But because ClanLib is one huge monster, we can't easily just toss the old idea over right shoulder and swap in a new one. If we do, we discover the old one was being used tons of places in ClanLib itself and also by every other app using the library. Alternatively we could do like Microsoft did and create a new class next to the other one (XDocument vs XmlDocument in .Net), but not only does this mean we have two co-existing for all eternity, we also have two to port to whatever new place we want ClanLib to go. We tried to do a mixture of both, sometimes leaving the old in place and sometimes replacing it. Each time we did so we burned another developer - I'm quite sure there's a lot of ex-users of ClanLib that gave up on the library because they got tired of porting their own code each time ClanLib changed.

    I've always believed in small self-contained code and ClanLib itself is internally a bunch of different mini-libs already (with class families inside that are separable too). And lately there's been this trend to have a "drop in this single file into your project to get functionality X" trend - like the miniz library, sqlite and so on. But the problem is that the entire suite of libraries in ClanLib share the same namespace and always have to stay in sync. This means for example the clanCSS and clanGUI experiment (which failed) now causes problems rather than helps. If we remove them, some poor guy that now wrote something with clanGUI will be screwed. If we keep it then we are screwed ourselves.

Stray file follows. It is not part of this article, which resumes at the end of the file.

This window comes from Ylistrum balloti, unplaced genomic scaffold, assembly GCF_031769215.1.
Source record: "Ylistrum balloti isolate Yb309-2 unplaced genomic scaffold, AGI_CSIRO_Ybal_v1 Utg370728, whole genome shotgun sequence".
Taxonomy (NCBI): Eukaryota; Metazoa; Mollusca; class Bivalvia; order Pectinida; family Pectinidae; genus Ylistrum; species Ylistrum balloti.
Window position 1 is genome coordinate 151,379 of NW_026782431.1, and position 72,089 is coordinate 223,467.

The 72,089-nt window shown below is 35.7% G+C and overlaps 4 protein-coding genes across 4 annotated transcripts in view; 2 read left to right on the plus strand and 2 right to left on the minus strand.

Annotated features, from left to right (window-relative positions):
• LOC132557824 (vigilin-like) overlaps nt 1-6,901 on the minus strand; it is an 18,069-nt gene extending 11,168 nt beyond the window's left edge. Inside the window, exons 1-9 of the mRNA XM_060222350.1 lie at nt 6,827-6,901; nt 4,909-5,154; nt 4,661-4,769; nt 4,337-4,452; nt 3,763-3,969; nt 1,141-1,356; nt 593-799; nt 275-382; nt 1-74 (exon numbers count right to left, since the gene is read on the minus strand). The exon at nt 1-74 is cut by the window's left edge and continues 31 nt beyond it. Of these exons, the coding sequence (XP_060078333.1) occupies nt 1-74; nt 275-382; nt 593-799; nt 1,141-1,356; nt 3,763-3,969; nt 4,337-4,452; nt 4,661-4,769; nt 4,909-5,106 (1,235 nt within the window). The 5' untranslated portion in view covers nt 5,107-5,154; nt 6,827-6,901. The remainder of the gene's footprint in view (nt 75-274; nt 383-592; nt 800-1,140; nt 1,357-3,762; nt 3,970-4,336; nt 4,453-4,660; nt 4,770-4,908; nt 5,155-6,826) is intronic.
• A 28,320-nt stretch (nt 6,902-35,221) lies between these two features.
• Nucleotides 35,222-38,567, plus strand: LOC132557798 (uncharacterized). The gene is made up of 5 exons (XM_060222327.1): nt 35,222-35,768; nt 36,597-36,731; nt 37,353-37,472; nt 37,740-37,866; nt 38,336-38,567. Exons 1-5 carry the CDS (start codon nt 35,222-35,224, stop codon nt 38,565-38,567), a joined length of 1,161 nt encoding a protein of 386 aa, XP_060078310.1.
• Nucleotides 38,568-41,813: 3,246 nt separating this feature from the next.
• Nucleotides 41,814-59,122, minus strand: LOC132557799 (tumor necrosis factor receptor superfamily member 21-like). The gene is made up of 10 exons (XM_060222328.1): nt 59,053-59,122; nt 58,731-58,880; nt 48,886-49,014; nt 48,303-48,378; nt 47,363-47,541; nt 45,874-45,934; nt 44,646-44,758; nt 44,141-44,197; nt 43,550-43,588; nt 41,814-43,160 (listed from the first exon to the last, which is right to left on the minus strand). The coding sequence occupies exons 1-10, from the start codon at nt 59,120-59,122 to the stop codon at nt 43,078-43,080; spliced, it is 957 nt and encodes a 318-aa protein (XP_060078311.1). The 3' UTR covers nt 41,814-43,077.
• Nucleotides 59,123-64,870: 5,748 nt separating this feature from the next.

Now one could argue the source of the problem is that I've been coding too experimentally on ClanLib itself. And they would be right. But at the same time this is exactly what I find fun about coding in general, so if that is taken away I have no reason left to contribute. Virtually all the modules you list are things that I experimented with or needed at one time. The OpenCL module I needed because OpenGL 4 wasn't out at the time, and lucky me when I finally finished that module they release OpenGL 4. Someone out there might actually have found that module very interesting if they did OpenCL and didn't fancy C or the "C++ wrapper" included with OpenCL. But the average guy interested in games development no longer cares and the other OpenCL usages don't want the rest of ClanLib.

    The size of ClanLib is also the direct reason why we have no fully functioning OS X, iOS or Android ports. Porting the most basic functionality wasn't actually that hard, but because of the monolithic nature of ClanLib, to support my game I also had to support windowing concepts only relevant for clanGUI system window managers. Things that might have taken a couple of days to port in ClanLib 1.0 now would take weeks because of all the guarantees given by ClanLib that I had to keep. I had the Pacman example and Rombust' game up and running years ago on the iPad 1, but supporting *everything* requires surprisingly much work. And everyone else attempting to finish the job drown in complexity.

    Okay to end this rant I'll say that because of all the above issues, I decided to change tactics. I'm now focusing on minor libraries that only does a couple of things but does it well. That keeps the mature things away from the experimental things and allows me to cherry pick functionality I need more closely. Each of them will have their own namespace or may be designed in a way that allows me to drop them into other projects on a need basis. I'm still considering a sqlite amalgamation-like approach so I can still keep older code bases working and port modules and libraries when I explicitly need them.